Why would we prefer a supernatural explanation in this instance, when it leads to contradictions, absurdities, a failure of Occam’s razor and offers us no explanatory power? Is it those amongst us who have a need for certainty that need an inviolable answer like a god to plug up our gaps in knowledge? Speaking as an atheist, I have no problem simply saying: “I don’t know” to the question of what happened pre- big bang, because, a posteriori proofs aside,  ultimately we don’t know. As a methodological naturalist, I’m ok with tentatively accepting the theories and hypothesis science has to offer – how much weight we put in those is relative to the evidence, and I admit, the evidence is not strong – but so what? My worldview does not require I have all the answers with absolute certainty, particularly when those answers go beyond what we know. We may never know in our lifetimes what the “cause” of the universe is, or even if it makes sense to talk in terms of causation and time pre- big bang. Does that mean I can’t love my family, my friends, my girlfriend and my life? Of course not.


Craig W.L. (2010) On Guard. Lee Vance View, Colorado Springs. David C. Cook. P. 74.

(2010). The Dictionary of Science (Daintith J., Martin E. Ed’s). New York, New York.  Oxford University Press. P. 822.

Kreeft P. J., Tacelli R.K. (2009). Handbook of Catholic Apologetics. San Francisco. Ignatius Press. P. 64.

Loftus J. W. (2008). Why I Became an Atheist. Amherst, New York. Prometheus Books. P. 85.

Paulos J. A. (2008). Irreligion. New York, New York. Douglas & McIntyre Inc. P. 5-6.

Shook J.R.  (2010). The God Debates. Sussex, United Kingdom. Wiley-Blackwell. P. 136, 153-4.

Smith G.H. (1989). Atheism: The Case Against God (second edition). Amherst, New York. Prometheus Books. P. 238.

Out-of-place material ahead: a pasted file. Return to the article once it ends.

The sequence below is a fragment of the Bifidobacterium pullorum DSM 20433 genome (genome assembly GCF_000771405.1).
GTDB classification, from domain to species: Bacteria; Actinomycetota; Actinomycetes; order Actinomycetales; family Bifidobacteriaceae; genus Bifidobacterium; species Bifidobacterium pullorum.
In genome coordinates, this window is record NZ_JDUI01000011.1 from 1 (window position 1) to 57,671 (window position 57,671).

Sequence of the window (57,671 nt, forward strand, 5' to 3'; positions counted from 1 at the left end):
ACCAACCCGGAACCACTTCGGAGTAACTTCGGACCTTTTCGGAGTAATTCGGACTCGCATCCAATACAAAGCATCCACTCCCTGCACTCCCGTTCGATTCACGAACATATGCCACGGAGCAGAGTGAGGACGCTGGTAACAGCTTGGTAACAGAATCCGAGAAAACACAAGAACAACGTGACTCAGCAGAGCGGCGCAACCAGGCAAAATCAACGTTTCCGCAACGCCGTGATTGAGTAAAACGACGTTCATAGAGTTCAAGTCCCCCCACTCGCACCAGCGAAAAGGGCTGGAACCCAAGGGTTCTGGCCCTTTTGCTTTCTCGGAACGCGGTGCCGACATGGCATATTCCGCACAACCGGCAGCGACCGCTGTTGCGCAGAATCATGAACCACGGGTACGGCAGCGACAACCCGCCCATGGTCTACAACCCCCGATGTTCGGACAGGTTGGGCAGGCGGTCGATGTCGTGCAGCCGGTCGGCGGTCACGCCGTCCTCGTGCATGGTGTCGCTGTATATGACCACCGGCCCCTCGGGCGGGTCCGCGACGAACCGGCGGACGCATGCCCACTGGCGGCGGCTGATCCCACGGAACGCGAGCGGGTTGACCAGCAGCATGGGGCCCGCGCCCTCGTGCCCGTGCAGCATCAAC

Loftier Musings On Kreeft’s Handbook of Catholic Apologetics.

October 19, 2011 Leave a comment

Our compelling reasons to write this book are three:

  1. We are certain the Christian faith is true.
  2. We are only a  little less certain that the very best thing we can possibly do for others is to persuade them of this truth, in which there is joy and peace and love incomparable in this world, and infinite incomprehensible in the next.
  3. We are a little less certain, but still confident, that honest reasoning can lead any open-minded person to this very same conclusion. (Kreeft and Tacelli, Handbook of Catholic Apologetics, p. 9, 2009)

A whole book could be written on this bizarre opening statement.

When the authors say: “We are certain the Christian faith is true” and “We are a little less certain, but still confident, that honest reasoning can lead any open-minded person to this very same conclusion.” – they seem to be engaging in some fallacious reasoning.

After all – they are certain Christianity is true, yet less certain that honest reasoning can lead you there? What are the authors privy to, that you or I might not be? One might say that the authors are suggesting it is the reader who brings their own presuppositions to the table that makes for the uncertainty – that the evidence is enough to make the authors certain, but you may make faulty conclusions. Aside from this being a nice little switching of the burden of proof fallacy, the authors bypass the above statement by claiming that “honest reasoning can lead any open-minded person to this very same conclusion”  – which means in cases of honest individuals reasoning, the same conclusions made by the authors should be met – after all if the evidence is there and we are looking at it honestly – why wouldn’t we come to the conclusion Christianity is true? Could it be that the evidence isn’t there – and Christians have made an epistemic leap to unjustified conclusions? Not according to these authors – it is because you are being dishonest, close minded and unreasonable – unfortunately ad hominem is a fallacy that does not solve arguments.